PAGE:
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Curtiss-Wedge, F.; Jones, Geo. O. (ed.) / History of Dunn County, Wisconsin

Chapter XII: Three Dunn County institutions,   pp. 74-77

Page 75

In addition to the competition in exhibits of various kinds of stock there were
running races for Dunn County horses, and a number of special features, as a bread
contest, a school display, a flying circus consisting of an aeroplane and a corps of
acrobats performing daring feats on the wing of the plane, a carnival on the pike,
a teachers' meeting, American Legion dances, and a great fireworks spectacle-the
Dunn County historical pageant.
The following is a list of the successive presidents and secretaries of the society
from the beginning, the presidents' names being places first in each year:
1885 to 1887 (inclusive)-William Millar, H. W. Reed; 1888-A. C. Sherburn,
H. W. Reed; 1889--William Millar, H. W. Reed; 1890-Geo. H. Seely, John N.
McGilton; 1891-A. R. Hall, 0. W. Massee; 1892--Geo. Gallaway, 0. W. Massee;
1893-F. J. Golden, 0. W. Massee; 1895-Paul C. Wilson, Geo. Gallaway; 1896 to
1897 Henrv Millar, Geo. Galloway; 1898-F. A. Vasev, Geo. Gallaway; 1899-
F. A. Vasev, R. W. Cronk; 1900-J. B. Chickering, R. W. Cronk; 1901 to 1905
(inclusive)-J. B. Chickering, Geo. Gallaway; 1906 and 1907-S. W. Jackson,
N. J. McArthur; 1908-S. W. Jackson, J. D. Iillar; 1909 to 1915-Paul C. Wilson,
J. D. Millar; 1916 to 1918 (inclusive)-no fair; 1919 to 1924 (inclusive)-Frank
Pierce, J. D. Millar.
The Dunn County Asylum for the Chronic Insane is an institution of which the
county may well be proud. The Dunn County News, in its Semi-Centennial
Edition in 1910 said in regard to it: "Humanity and economy-tender considera-
tion, enlightened methods of treatment and efficient business management-these
are the cardinal characteristics which have made the Dunn County Asylum for the
Chronic Insane a source of relief for hundreds of unfortunates and a means of profit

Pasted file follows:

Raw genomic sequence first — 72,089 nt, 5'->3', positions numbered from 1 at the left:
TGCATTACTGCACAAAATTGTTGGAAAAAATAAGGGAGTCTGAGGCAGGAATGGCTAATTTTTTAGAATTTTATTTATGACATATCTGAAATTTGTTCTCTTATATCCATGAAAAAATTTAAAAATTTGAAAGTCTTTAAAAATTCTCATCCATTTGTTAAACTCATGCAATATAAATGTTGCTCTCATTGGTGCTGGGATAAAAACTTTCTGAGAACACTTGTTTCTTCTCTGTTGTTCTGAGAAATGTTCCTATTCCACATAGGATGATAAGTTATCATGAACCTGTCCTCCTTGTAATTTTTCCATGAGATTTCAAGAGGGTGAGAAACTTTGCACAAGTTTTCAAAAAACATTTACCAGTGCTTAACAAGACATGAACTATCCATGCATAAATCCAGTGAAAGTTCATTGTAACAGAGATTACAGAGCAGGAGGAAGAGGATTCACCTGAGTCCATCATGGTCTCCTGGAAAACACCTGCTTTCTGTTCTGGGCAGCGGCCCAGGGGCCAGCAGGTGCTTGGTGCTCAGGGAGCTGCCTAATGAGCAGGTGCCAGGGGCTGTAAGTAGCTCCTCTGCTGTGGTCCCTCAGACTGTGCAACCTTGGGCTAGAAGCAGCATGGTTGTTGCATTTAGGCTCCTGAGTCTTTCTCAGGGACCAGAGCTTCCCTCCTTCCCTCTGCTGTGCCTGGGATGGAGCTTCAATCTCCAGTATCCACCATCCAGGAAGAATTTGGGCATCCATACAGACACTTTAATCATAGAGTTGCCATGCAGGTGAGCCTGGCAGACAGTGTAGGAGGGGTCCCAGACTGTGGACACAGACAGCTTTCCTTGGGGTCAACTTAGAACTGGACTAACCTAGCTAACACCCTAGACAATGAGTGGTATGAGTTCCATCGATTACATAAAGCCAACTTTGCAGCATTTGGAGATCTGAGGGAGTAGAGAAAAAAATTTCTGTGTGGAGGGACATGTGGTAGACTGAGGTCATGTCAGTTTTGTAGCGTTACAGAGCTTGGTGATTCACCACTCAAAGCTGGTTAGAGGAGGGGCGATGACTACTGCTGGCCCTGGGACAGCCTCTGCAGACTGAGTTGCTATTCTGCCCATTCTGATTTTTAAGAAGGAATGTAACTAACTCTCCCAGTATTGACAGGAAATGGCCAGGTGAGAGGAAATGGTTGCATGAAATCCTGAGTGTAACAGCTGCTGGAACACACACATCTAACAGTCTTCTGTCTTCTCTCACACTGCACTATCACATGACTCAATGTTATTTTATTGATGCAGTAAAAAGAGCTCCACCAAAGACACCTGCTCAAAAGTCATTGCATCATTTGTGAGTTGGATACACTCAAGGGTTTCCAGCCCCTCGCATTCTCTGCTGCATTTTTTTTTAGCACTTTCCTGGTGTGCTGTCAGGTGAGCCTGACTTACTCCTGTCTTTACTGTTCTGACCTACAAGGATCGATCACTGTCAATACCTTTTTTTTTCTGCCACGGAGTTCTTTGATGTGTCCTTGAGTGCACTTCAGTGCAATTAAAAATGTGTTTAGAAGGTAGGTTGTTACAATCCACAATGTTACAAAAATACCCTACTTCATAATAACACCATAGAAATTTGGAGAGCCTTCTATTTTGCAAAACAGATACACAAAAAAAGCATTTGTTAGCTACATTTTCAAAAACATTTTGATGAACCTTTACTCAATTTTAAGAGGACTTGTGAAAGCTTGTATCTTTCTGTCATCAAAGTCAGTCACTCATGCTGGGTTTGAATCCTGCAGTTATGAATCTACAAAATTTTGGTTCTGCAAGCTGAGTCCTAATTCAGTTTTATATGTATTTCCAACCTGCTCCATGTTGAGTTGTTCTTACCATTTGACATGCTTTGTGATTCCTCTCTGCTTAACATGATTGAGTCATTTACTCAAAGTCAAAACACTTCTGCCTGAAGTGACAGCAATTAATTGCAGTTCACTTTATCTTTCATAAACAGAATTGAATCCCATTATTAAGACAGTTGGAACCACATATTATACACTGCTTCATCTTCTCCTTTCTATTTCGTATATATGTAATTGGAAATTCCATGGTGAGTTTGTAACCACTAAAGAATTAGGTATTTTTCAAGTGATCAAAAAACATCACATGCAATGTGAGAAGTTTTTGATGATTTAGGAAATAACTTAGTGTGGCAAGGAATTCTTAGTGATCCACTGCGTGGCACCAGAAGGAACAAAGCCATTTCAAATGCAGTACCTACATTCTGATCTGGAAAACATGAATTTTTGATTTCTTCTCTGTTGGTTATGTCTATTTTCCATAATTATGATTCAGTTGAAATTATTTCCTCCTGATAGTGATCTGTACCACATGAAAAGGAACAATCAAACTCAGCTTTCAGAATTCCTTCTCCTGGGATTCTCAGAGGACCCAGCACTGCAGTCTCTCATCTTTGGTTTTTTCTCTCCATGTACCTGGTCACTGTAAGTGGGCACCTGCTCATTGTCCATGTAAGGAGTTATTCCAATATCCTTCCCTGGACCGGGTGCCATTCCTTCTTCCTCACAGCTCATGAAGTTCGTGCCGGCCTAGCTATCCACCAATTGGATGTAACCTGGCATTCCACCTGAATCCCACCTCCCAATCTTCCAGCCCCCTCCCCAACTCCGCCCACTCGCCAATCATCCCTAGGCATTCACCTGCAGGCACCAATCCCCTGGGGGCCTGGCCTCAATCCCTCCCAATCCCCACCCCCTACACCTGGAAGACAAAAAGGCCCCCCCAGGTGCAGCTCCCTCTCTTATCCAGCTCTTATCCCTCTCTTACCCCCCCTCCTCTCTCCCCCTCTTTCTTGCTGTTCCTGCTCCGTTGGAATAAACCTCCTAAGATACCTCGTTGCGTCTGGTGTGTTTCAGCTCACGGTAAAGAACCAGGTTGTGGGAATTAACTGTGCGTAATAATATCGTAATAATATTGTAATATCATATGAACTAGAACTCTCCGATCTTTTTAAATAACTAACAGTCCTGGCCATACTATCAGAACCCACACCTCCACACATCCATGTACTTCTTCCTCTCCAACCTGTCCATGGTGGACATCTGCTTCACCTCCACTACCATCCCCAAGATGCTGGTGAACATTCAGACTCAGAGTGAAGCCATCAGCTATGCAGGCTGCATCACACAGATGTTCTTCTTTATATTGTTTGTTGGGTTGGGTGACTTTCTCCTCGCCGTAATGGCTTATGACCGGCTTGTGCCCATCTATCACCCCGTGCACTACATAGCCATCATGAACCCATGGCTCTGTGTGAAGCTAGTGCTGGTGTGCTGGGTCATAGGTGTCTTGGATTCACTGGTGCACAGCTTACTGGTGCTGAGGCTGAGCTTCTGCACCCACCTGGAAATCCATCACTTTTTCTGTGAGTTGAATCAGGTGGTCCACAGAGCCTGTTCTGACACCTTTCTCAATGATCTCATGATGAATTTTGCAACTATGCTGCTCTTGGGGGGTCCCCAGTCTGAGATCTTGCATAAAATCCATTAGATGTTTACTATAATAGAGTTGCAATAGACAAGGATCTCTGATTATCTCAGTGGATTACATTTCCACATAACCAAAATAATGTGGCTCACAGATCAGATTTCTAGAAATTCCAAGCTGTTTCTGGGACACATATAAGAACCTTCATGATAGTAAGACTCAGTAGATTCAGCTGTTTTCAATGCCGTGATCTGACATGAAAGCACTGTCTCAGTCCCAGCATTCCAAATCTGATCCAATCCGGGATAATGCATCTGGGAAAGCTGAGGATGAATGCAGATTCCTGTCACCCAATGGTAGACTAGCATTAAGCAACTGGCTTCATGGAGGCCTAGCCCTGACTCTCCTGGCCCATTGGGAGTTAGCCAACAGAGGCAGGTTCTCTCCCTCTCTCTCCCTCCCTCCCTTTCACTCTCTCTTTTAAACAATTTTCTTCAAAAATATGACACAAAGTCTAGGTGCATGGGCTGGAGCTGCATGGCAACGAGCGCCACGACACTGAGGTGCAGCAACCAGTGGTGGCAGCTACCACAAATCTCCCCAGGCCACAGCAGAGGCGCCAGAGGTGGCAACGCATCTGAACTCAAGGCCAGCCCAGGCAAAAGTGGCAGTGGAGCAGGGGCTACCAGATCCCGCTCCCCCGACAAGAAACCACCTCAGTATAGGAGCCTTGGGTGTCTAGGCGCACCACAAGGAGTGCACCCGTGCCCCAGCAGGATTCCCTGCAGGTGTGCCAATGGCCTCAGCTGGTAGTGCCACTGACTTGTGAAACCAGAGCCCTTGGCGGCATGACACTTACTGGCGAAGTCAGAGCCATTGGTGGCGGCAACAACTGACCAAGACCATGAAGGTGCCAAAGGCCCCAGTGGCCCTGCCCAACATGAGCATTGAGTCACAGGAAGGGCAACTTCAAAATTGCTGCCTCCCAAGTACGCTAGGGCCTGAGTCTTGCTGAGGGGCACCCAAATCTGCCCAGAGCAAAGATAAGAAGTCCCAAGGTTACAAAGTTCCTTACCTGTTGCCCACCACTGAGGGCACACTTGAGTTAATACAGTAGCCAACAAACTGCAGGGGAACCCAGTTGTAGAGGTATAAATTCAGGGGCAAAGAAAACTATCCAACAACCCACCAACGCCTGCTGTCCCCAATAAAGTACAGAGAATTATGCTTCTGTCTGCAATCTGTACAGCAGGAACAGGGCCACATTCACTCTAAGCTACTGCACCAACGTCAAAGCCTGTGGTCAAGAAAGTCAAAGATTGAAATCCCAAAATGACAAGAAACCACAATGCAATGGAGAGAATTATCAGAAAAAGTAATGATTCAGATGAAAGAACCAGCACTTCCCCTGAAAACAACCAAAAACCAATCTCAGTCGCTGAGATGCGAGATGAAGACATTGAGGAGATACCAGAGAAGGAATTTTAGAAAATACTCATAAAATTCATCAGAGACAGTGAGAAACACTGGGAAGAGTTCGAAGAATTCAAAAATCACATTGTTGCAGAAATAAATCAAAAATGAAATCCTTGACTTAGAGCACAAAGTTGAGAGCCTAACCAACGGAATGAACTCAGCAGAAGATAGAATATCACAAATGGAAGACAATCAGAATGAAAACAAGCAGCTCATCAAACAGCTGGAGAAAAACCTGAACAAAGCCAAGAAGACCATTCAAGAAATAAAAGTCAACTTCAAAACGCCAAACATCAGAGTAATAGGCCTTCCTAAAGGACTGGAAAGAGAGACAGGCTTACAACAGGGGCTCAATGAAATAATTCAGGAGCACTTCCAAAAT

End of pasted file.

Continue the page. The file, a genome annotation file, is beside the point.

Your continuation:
to the tax payers of the county. They are a combination of qualities in public
service rarely found developed in so high a degree, and have placed the local institu-
tion well to the forefront among those of its kind in the United States."
The primary object of the institution is not to make money but-to quote the
words of a former trustee--" to providej comfortable wholesome home where the
unfortunate charges placed in our care may be made happy," and this object has
been well attained.
It has required careful and efficient management, but more than ordinary
foresight was displayed when the plan was conceived by the authorities in control
of the government some 35 years ago. At the session of the county board of 1890,
a special committee appointed the year before, consisting of A. R. Hall, H. D.
Ransier and George Gallaway, reported that it would be advisable to build a county
asylum, and recommended that a building commission of three be appointed.
At that time there were 20 county asylums in the state, and Dunn County was
supporting 49 patients in various hospitals. The expense of this burden amounted
to 84,000 annually to the county, and a like amount to the state. It was urged that
at least 200 acres of land be procured near the existing poor farm for an institution
that would enable Dunn County to properly care for this class of indigents, and at
the same time save money to the county.
On Feb. 10, 1891, at an adjourned meeting of the board, a special committee,
consisting of A. R. Hall, William Miller, J. H. Stout and R. J. Flint, made a report.
They found that the present system of keeping the chronic insane in county asylums
was inaugurated in this state in 1881, the rate for maintenance per patient being
fixed at $3 per week. As an encouragement for counties to try the new system,
the state agreed to pay S1.50 for the local support of each patient. Each county
providing a suitable asylum would receive $1.50 per head for supporting its own
insane, and $3 per week for supporting the insane of other counties. In November,
1881, the State Board of Charities and Reform certified five counties to the secretary
of state as having availed themselves of this inducement, and the system had been
found a success from the start.
The committee visited the asylums in Dodge, Jefferson, Iowa, Dane, Outagamie
and Racine counties, and they found that the best results were obtained in a building

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